Nov. 21, 1961 P. M. CARTER ET AL FIRE. EXTINGUISHER VALVES 4 Sheets-Sheet 2 Filed D60. 30, 1955 Nov. 21, 1961 P. M. CARTER ET AL FIRE EXTINGUISHER VALVES 4 Sheets-Sheet 3 Filed Dec. 30, 1955 m R 4 mm m w m M f D P. M. CARTER ET AL FIRE EXTINGUISHER VALVES Nov. 21, 1961 4 Sheets-Sheet 4 Filed Dec. 50, 1955 IN VEN TORS Pym; /P A4. U Y DAN/EL NIZPDOZ/I I II w H I Patented Nov. 21, 1961 3,009,681 FIRE EXTINGUISHER VALVES Philip M. Carter, Ossining, N.Y., and Daniel Nardoza, Keyport, N.J., assignors, by mesne assignments, to The Casco Products Corporation, Bridgeport, Conn., a corporation of Connecticut Filed Dec. 30, 1955, Ser. No. 556,719 3 Claims. (Cl. 251-332) This invention relates to valves and more specifically to an improved valve and cooperating seat assembly that is particularly useful as the valving mechanism in the discharge head of pressure type fire extinguishers as well as for other purposes. In the pressure type fire extinguishers, it is important that the discharge valve afford a completely dependable closure means to prevent the loss of pressure throughout long periods of time and in addition provide an easily operable mechanism so that the fire extinguishing medium can be quickly discharged in time of need. It is also important that the valve reclose with full efficiency after each intermittent partial discharge whether the spacing is at small or great intervals. The attainment of these objectives has not been met satisfactorily by devices heretofore proposed, notwithstanding their complication and expense. Where the extinguishing medium has been dry chemical or powder, the prior valves have been signally defective in preventing leakage after a partial discharge. Moreover, prior known valves, particularly for fire extinguisher use, have been both expensive and difficult to maintain and repair. Accordingly, an object of the invention is to provide a valve and seat assembly which maintains a tight leakproof joint though under substantial pressure for a prolonged period of time. Another object is to provide such a valve and seat assembly which recloses effectively, after partial discharge, regardless of the medium discharged. Another object is to provide such a valve and seat assembly which recloses effectively even though the medium discharged be dry. Another object of the invention resides in the provision of an improved valve and seat assembly that functions to wipe the valve seat clean in the closing operation. Still another object is to provide a valve and seat assembly wherein the valve can be seated effectively regardless of the type of pressure employed. Still another object is to provide such a valve and seat assembly which reacts in response to the pressure of the fluid being retained to provide a complete and permanent seal and prevent loss of pressure. A further object of the invention resides in the provision of an improved valve and seat assembly that not only insures a good seal but also enables the valve to be opened quickly to a position of full or partial flow. A further object of the invention is to provide a valve which will be self adjusting and can be repaired and re assembled without any particular skill. A still further object of the invention is to provide an improved valve particularly useful for powder type fire extinguishers that is designed and constructed to provide for the smooth flow of the fire extinguishing medium past the valve when it is open and to function effectively to wipe the valve seat clean as the valve closes to thereby effect a more perfect seal. A further general object of the invention is to provide an improved valve and seat assembly for pressure type fire extinguishers and other purposes. The above and other objects and advantages of the invention will become more apparent from the following description and accompanying drawings forming part of this application. In the drawings: FIG. 1 is a side elevational view of a fire extinguisher having a discharge head incorporating a valve and seat assembly in accordance with the invention; FIG. 2 is a top plan view of the discharge head of FIG. 1; FIG. 3 is a section taken on line 33 of FIG. 2 showing the valve carried by the head in closed position; FIG. 4 is a view similar to FIG. 3 but showing the valve in the open position; FIG. 5 is an exploded perspective view of the valve member per se; FIGS. 6, 7 and 8 are enlarged cross sectional views of the valve and seat assembly in accordance with the invention showing the valve in different positions of its stroke. Referring now to the details of the drawings and at the outset to FIGS. 1 to 4 thereof, the discharge head of the fire extinguisher is generally denoted by the numeral 10 and is arranged for suitable attachment to a tank 12 in which the fire extinguishing medium is retained under pressure. In the case of an extinguisher utilizing a powder, employing pressures as low as to p.s.i., welded bottles of the type illustrated are generally approved. When powder, such as sodium bicarbonate, is employed about three-fourths of the tank is usually filled with the powder and after the head 10 is secured in place on the tank, the latter is charged with air, nitrogen or other suitable inert gas to a pressure of about 190 pounds. Since powder normally tends to settle to the bottom of the tank, a tube 1 3 is secured to the head 10 and extends to within close proximity to the tank bottom. The internal diameter of this tube governs the maximum rate at which powder can be discharged from the outlet 14. The tube 13 can be interchanged with others of different internal diameter to accommodate different tank sizes and rates of discharge. For this purpose the tube 13 is provided with an enlarged screw threaded nipple 15 at one end thereof. This nipple threadably engages with a suitable seat on the discharge head. Hence the discharge head of the invention can be effectively employed with a wide variety of shapes and sizes of tanks 12 and for various rates of discharge merely by coupling the proper tube 13 thereto. The discharge head 10 comprises six basic elements, namely, the housing 16, the valve and stem assembly 17, the valve operating handle 18, a fixed handle 19, a pressure gauge 20 and the locking device 21. The valve housing 16 has an enlarged lower portion 22 terminating in a downwardly extending tubular part 23 having external threads 24 and internal threads 25. The internal threads 25 are arranged to receive the adapter 15 carrying the discharge tube 13. It is desirable to maintain a reasonably good seal between the adapter 15 and the lower end 23 of the housing 16. Normally the seal provided by interlocking threads is adequate, though a gasket may be employed if desired. The external threads 24 on the portion 22 are for engagement with a corresponding threaded opening in a suitable fitting secured to the top of the tank or bottle 12. The valve housing 16 is seated 1n sealed relation with respect to that fitting by a pair of 9 rings 26 and 27 carried in suitable recesses 26 and 27 in the housing 16. The details of this relationship will be set forth in a companion application by the instant inventors. The outlet passage 28 of the housing 16, defined in part by the threads 25 on the lower end thereof, extends upwardly into a tapered section 29 which latter serves o receive and cooperate with the improved valve 30 forming part of the valve and stem assembly 17. The tapered wall 29 actually forms the valve seat and will be discussed in greater detail as the description proceeds. The upper end of the tapered section or seat 29' terminates in a cylindrical section 31 which in turn communicates with a transverse opening 32 having a threaded portion or mouth 33 for attachment of a suitable nozzle generally denoted by the numeral 34 (FIGS. 2 and 3). The nozzle 34 may be in any desired form or it may be coupled to the mouth or exit 33 of the extinguisher by means of a flexible hose. In the case of powder type extinguishers wherein the powder is loaded into the cylinder 12 and then the discharge head 10 is secured to the cylinders as previously described, the mouth 33 is used for the attachment of a gas injection adapter 35' illustrated in cross section in FIG. 1. The valve operating assembly 17 includes, in addition to the valve head 30, a valve stem 36 extending upwardly through an opening 37 in the valve housing and into an enlarged chamber 38 in the upper end of the body 16. The chamber 38 includes a pair of gaskets 39 and 40 firmly seated in the bottom thereof and snugly receiving the valve stem 36. The upper end of the valve stem 33 is provided with a cylindrical valve operating member 41 threadably secured thereto by means of threads 42 and extending upwardly beyond the top of the housing 16. A spring 43 is disposed between a flange 44 on the valve operating member 41 and bears downwardly against the gaskets 39 and it to secure them in place and seal the opening 37. The spring also acts to move the valve operating mechanism 41 upwardly to urge the periphery of the valve head 30 into contact with the tapered wall of the valve seat 29 to close the valve. The valve operating member 41 is guided within the chamber 38 by means of an annular cap 45 threaded at 46 to the upper end of the housing 16. The cap is sealed to the end of the housing 16 by means of a gasket 47 and is slidably sealed to the periphery of the valve operating member 41 by means of an ring 48 disposed in a recess formed in the wall of the opening 45 in the cap. This 0 ring serves as a guide for the member 41 and to seal against weather. The valve 39 in the illustrated embodiment of the invention is in the form of two cones with their large ends opposed and with resilient Washer or ring 30 disposed about a seat at that position. This structure, to be described in detail hereinafter, enables the resilient ring 31'? to effect an initial seal against the tapered opening 29 on upward motion of the valve stem. This motion is, however, limited by contact of the periphery of the upper cone with the tapered side wall 29. As this contact, or engagement, takes pace the ring 30' is deformed not only by the movement of the valve, but also by the pressure of the gas in tank 12 to insure a positive and dependable seal. The operation of the valve 30 is accomplished by the handles 18 and 19, the latter being a so-called fixed handle pivotally attached at 49 to a lug 50 formed integrally with the valve housing 16. The handle 18 is in the shape of an L with the short leg 51 thereof pivoted at 52 to 2. lug 53 formed as an integral part of the housing 16 and on the side thereof opposite to the lug 59. The longer leg 54 of the handle 18 has a rounded surface 54 which engages the rounded operating surface 4-1 of the valve operating mechanism 41. Hence, when the handle 13 is depressed, the valve assembly 17 and the valve head 30 are moved downwardly against the action of the spring 43 and against the effect of the pressure in the bottle 12 to open the valve and permit the fire extinguisher medium to pass upwardly and outwardly through the exit 33. In order to prevent the valve from being accidentally operated by depression of the handle 54, a safety locking device 21 is provided. This is in the form of a clip 64 of spring steel, prosphor bronze or other resilient material and having a circular handle 70 attached thereto. The clip 64 is in the shape of a U with the legs 65 and 66 having portions thereof arcuately formed as indicated at 66' and 65 to engage the cylindrical body part of the valve operating member 41. The outer ends 67 and 63 of the clip are bent outwardly to facilitate the insertion of the clip about the valve operating member 41 and between the underside of the handle 18 and the top side of the cap 45 on the body 16. When this clip is in place on the member 41 it bridges the space between the handle 16 and the cap 45 and prevents accidental depression 01 the handle 18 and consequent operation of the valve 30. As pointed out above, the valve 30 is moved into the closed position by the conjoint action of the spring 43 and the pressure within the tank 12. If desired, added closing force may be applied by manual operation of the handle 18 in an upward direction though that is rarely necessary. Alternatively, of course, the spring 43 can be made strong enough to do the complete closing job. This would, of course, allow for reversing the action of the valve to close it by downward action against a seat reversely tapered or formed with respect to the taper of the seat 29. The valve 30, in the illustrated embodiment of the invention, as best seen in FIGS. 58, comprises three basic elements, namely an upper cone 80, a lower cone 81 and a flexible ring 30 of rubber, plastic or other suit able material. The upper cone is centrally bored at 82 for slidable reception on the reduced end 83 of the shaft 36. Thus the small end 84 of the cone abuts against the shoulder 85 formed where the reduced end of the shaft commences. The large end or base of the cone 89 is recessed around its periphery to form one side of a seat for the gasket 30', which seat is bordered by an annular surface 86 inclined upwardly and inwardly with respect to a plane at right angles to the axis of the cone. That surface terminates at its inner end at a cylindrical shoulder 87 coaxial with the cone. The top plane surface, or base 88 of the lower cone 81 has a bordering annulus 38 opposing the surface 86 and forming the other side of the seat for the gasket 30. The annulus 88 is inclined downwardly with respect to the plane of the base 88. Thus, as the cones 80 and 81 are assembled and tightened up on the end 83 of the shaft 36, the gasket 30" will be forced inward on its seat between the surfaces 86 and 88' and will be strongly held against any forces tending to dislodge it. The volume of the gasket 30' is such that it fills its seat and only a controlled part 30" of it is allowed to extend outwardly therefrom in the form of a rounded nose. The slopes of the cones 8t) and 81 are preferably the same and the cone 81 holds the assembly together and in place on the stem 36. This is due to its threaded bore 91 which threadedly engages the extension 83 of the shaft 36. The small end of the cone 31 is preferably slotted, or otherwise formed as shown at 92 to receive a tool for applying and removing it. Conveniently also the stem 36 is bored at 93 for the reception of a pin, or other suitable member, so that the stem 36 can be held while the cone 81 is being applied or removed. For a showing of the manner in which this valve is related to its seat 29 in various positions, reference is made to FIGS. 6, 7 and 8. In FIG. 6 the valve is shown in its open position with a passage between the radiused nose 30" of the gasket 30 and the tapered side 29. The pascage is sufficient for the discharge of the fire extinguishing medium at the rate desired. Furthermore, the opposed conical surfaces of the parts 80 and 81, taken in conjunction with the conical seat 29, direct the flow in a uniform manner, reducing turbulence to a minimum. On the initial closing step of the valve, as seen in FIG. 7, the nose 30" of the gasket wipes against the seat 29 cutting off the flow of the extinguishing medium, whether liquid or powder, cleans off that seat, and then seats against it to form an initial seal. Once such a seal is effected further sealing is enhanced by the pressure within the container acting below the gasket and deforming it against the seat 29. Thus, a quick cutoff is achieved and a tight closing readily effected once the spring and pressure action Work together. In the iinal closed position, as seen in FIG. 8, the periphery 90 of annulus 86 has come into contact with the seat 29. This is a metal to metal line contact about a line 94 and it forms as tight a joint as can be achieved by metal to metal contact. Assurance that this joint is completely tight is, of course, achieved by the presence of the extended nose 30" of the gasket 30. This gasket is compressed inwards and deformed downwardly and makes a positive seal against the seat 29. Pressure acts upon it even in the fully closed position, since the seat 29 tapers outwardly in its downward extent, leaving a small space between the periphery 89 of the cone 81 and the seat 29. Long and effective life of the gasket is assured, however, since it is backed up by the metal of the cone 80 so that there is practically no space over which unsupported gasket material has to withstand the effect of the pressure within the container. The gasketing is in a sense a highly effective packing, but one Which can be removed and reseated as desired. The recessing of the upper and lower cones 80 and 81 at 86 and 8-8 to receive the gasket enables the gasket to effect its sweeping or wiping action as the valve is closed without danger of its popping out. The valve structure and action of the invention achieve results which have been out of the question with prior constructions. First the valve positively prevents the possibility of it being held open after a partial discharge, by powder building up and being compacted on the valve seat. This is due partially to the wiping action of the gasket surface 30" as the valve closes, but more positively to the metal line contact between the periphery 90 of the annulus 86 and the surface 29. There is no fiat surface contact on which powder can compact to block the closing action. On the contrary, there is a line or knife-like contact which would cut through any powder or push it aside due to the diverging tapers of the cone 80 and its seat 29. This effective closing action would persist whether the closing were pressure assisted or were merely spring induced as where the valve closed downwardly against a reversely tapered seat. Secondly, the valve needs no adjusting to make it seat properly. By the nature and relationships of its parts it eliminates any need for adjusting because it is self adjusting. \All that is needed is to make sure that the valve member is turned all the way in on one end of the valve stem and that the valve operating member 41 is turned all the way in on the other end. This establishes the proper relationship between these parts so no adjusting is needed to achieve that relationship. The valve of the invention is, accordingly, a most effective one for meeting the rigid requirements of fire extinguisher use-positive sealing against relatively high pressures for long periods of time without use, quick and effective opening whenit needs to be used, and effective and positive closing after each use. Nevertheless, the valve is formed for simple assembly and disassembly should it be desired to replace the gasket 30'. While only one embodiment of the invention has been shown and described, it is understood that changes, modifications and alterations that might suggest themselves to one skilled in the art may be made without departing from the true scope and spirit thereof. Having described our invention, what we claim as new and desire to secure by Letters Patent is: 1. A valve for a dry powder fire extinguisher comprising -a pair'of frusto conical members positioned in base to base relationship and having axially spaced peripheral edges of substantially the same diameter, a valve stem slidably and axially extending through the upper of said members and threadedly received in the lower of said members and step means toposition the upper of said members on said stem to maintain said members in base to base engaged relationship, and an annular resilient gasketing member secured between said opposed bases and having a portion extending out to a small extent past said opposed peripheral edges. 2. A valve and seat assembly for a dry powder fire extinguisher comprising a tapered conical valve seat converging away from the pressure end thereof, a valve cooperating with said seat and comprising a frusto conical member tapered in the same direction as the taper of said seat but at a greater slope with respect to the axis of said seat than the slope of said seat, the base of said member having a greater diameter than that of the smaller end of said seat whereby a metal to metal line contact can be effected between said base and said seat to limit the closing action of said valve, an annular resilient element seated around the periphery of said frusto conical member on the preessure side of said base and formed for engagement with said seat in addition to said metal to metal line contact when said valve is closed, means for holding said annular element in tight contact with said base, and said annular element normally extending radially outwardly with respect to the periphery of said base and forming pressure responsive means to hold said periphery against said seat and to form a positive seal between said frusto conical member and said seat, said holding means being formed as an additional frusto conical member having a base of substantially the same peripheral diameter as that of said first frusto conical member, said base of said additional frusto conical member overlying substantially all of said resilient element except the valve seat engaging portion thereof. 3. In valve construction for dry powder fire extinguishers, a housing, including a valve and seat assembly, said assembly comprising a tapered conical valve seat converging away from the pressure end thereof, a valve cooperating with said seat and comprising a frusto conical member tapered in the same direction as the taper of said seat but at a greater slope with respect to the axis of said seat than the slope of said seat, the base of said member having a greater diameter than that of the smaller end of said seat whereby a metal to metal line contact can be effected between said base and said seat to limit the closing action of said valve, an annular resilient element seated around the periphery of said frusto conical member on the pressure side of said base and formed for engagement with said seat in addition to said metal to metal line contact when said valve is closed, means for holding said annular element in tight contact with said base, and said annular element normally extending radially outwardly with respect to the periphery of said base and forming pressure responsive means to hold said periphery against said seat and to form a positive seal between said frusto conical member and said seat, an exhaust chamber formed in said housing and being in open communication with the smaller end of said conical valve seat, a valve stem being concentric with respect to said valve, extending through said chamber and engaging said valve concentrically at the end of said frusto conical member opposite the base thereof and being secured to said valve for actuating the same. (References on following page) References Cited in the file Of this patent UNITED STATES PATENTS Forestier June 18, 1889 Miller July 19, 1898 Boyce Jan. 11, 1921 Hampton July 6, 1929 Wile Aug. 18, 1936 Hoof Mar. 18, 1947 Allin Apr. 13, 1954 Bashark Feb. 1, 1955 55 Rand Mar. 22, 1955 Nurkiewicz Mar. 12, 1957 Hollander Apr. 15, 1958 Mascusi Aug. 5, 1958 Novotny Sept. 15, 1959 FOREIGN PATENTS Australia of 1954 Great Britain Feb. 2, 1955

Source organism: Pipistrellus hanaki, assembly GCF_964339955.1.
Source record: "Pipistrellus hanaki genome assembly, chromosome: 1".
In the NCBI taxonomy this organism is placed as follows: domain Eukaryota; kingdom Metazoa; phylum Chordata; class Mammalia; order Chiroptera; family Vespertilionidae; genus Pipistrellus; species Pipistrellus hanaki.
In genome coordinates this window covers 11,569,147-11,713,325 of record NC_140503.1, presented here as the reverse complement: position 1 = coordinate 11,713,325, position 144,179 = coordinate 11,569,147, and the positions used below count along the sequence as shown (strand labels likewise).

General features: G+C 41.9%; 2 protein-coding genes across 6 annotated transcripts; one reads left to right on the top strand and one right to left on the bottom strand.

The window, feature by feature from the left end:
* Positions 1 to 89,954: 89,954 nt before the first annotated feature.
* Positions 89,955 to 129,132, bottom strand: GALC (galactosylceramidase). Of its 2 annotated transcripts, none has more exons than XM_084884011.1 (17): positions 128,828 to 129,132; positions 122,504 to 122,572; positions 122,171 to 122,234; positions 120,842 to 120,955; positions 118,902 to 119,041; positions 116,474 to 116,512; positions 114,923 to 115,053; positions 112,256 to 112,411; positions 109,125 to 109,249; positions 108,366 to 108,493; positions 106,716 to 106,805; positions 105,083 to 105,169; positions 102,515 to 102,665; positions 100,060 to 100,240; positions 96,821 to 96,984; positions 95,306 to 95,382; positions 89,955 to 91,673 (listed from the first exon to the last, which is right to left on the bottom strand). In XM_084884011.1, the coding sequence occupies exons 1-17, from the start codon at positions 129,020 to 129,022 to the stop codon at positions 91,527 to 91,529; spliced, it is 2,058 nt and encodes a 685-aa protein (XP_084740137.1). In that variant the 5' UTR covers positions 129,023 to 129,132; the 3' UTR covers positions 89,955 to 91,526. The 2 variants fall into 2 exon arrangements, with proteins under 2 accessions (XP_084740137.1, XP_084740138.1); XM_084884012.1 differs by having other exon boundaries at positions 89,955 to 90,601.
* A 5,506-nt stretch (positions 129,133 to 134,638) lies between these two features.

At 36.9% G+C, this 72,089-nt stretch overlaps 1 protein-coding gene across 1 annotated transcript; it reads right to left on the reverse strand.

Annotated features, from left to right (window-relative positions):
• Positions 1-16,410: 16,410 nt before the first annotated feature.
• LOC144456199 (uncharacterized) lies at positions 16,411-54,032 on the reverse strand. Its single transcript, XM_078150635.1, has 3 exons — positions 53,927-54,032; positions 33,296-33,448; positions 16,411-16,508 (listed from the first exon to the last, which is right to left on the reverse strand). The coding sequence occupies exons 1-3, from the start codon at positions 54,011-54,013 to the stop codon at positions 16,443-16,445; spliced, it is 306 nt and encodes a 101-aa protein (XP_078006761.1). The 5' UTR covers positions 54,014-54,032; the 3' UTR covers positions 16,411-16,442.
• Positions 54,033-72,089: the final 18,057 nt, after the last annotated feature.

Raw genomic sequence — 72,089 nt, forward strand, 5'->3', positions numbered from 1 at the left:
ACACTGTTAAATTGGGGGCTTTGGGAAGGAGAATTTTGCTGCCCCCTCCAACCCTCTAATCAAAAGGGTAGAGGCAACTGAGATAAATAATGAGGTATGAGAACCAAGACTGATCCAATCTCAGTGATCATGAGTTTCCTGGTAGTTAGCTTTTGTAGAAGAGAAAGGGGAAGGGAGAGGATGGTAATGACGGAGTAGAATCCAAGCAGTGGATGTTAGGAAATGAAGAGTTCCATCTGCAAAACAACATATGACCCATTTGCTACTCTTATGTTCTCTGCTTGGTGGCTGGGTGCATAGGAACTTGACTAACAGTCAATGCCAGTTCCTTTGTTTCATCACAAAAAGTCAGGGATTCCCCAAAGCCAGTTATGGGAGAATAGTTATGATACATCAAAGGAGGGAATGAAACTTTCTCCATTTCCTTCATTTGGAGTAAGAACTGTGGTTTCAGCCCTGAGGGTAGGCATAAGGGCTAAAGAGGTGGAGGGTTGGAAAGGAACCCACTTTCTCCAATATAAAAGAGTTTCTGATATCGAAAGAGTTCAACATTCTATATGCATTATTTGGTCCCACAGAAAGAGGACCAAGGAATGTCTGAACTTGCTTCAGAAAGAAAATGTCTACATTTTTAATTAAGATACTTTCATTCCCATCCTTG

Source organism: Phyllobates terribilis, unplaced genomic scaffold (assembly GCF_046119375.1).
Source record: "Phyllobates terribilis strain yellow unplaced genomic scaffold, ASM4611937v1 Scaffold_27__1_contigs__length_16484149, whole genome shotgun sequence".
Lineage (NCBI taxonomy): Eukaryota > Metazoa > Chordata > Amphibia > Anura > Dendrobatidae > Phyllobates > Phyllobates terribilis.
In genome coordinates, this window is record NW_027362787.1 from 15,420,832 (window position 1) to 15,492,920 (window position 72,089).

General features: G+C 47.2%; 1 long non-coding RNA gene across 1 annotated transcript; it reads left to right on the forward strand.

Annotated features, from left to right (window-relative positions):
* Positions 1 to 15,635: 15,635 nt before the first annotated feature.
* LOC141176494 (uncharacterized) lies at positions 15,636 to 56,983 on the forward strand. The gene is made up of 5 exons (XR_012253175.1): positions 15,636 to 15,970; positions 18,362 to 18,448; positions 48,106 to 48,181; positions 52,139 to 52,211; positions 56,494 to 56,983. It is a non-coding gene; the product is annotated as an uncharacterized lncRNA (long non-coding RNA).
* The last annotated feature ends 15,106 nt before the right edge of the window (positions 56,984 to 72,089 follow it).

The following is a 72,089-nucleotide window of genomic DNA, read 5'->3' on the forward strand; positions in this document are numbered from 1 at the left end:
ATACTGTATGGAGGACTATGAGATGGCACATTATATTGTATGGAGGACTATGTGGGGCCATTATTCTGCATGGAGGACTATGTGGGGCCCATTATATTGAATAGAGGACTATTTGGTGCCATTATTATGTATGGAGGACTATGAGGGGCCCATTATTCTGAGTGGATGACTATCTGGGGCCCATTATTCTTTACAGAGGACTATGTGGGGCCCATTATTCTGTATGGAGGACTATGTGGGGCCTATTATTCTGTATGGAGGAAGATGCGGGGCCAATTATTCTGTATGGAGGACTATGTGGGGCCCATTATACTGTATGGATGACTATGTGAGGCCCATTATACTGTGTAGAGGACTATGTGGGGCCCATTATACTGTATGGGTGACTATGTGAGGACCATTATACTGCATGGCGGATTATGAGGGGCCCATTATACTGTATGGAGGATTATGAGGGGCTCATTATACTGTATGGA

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    US-3330527-AJuly 11, 1967Stop Fire IncFire extinguisher valve mechanism